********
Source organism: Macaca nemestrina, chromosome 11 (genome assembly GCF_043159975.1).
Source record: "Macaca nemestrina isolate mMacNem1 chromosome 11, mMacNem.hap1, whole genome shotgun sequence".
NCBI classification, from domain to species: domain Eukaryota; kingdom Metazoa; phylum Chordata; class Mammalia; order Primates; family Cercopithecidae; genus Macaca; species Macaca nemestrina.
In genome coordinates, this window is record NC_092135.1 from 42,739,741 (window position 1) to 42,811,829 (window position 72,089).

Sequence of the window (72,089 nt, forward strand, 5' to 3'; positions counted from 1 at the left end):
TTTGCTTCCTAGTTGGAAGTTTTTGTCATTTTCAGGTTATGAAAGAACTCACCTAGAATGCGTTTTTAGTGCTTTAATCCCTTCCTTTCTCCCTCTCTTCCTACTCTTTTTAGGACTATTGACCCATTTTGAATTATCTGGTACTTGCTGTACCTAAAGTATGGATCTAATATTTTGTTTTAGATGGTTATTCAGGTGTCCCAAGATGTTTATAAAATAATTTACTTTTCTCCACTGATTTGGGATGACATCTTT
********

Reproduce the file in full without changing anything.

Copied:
Source organism: Macaca nemestrina, chromosome 11 (genome assembly GCF_043159975.1).
Source record: "Macaca nemestrina isolate mMacNem1 chromosome 11, mMacNem.hap1, whole genome shotgun sequence".
NCBI classification, from domain to species: domain Eukaryota; kingdom Metazoa; phylum Chordata; class Mammalia; order Primates; family Cercopithecidae; genus Macaca; species Macaca nemestrina.
In genome coordinates, this window is record NC_092135.1 from 42,739,741 (window position 1) to 42,811,829 (window position 72,089).

Sequence of the window (72,089 nt, forward strand, 5' to 3'; positions counted from 1 at the left end):
TTTGCTTCCTAGTTGGAAGTTTTTGTCATTTTCAGGTTATGAAAGAACTCACCTAGAATGCGTTTTTAGTGCTTTAATCCCTTCCTTTCTCCCTCTCTTCCTACTCTTTTTAGGACTATTGACCCATTTTGAATTATCTGGTACTTGCTGTACCTAAAGTATGGATCTAATATTTTGTTTTAGATGGTTATTCAGGTGTCCCAAGATGTTTATAAAATAATTTACTTTTCTCCACTGATTTGGGATGACATCTTT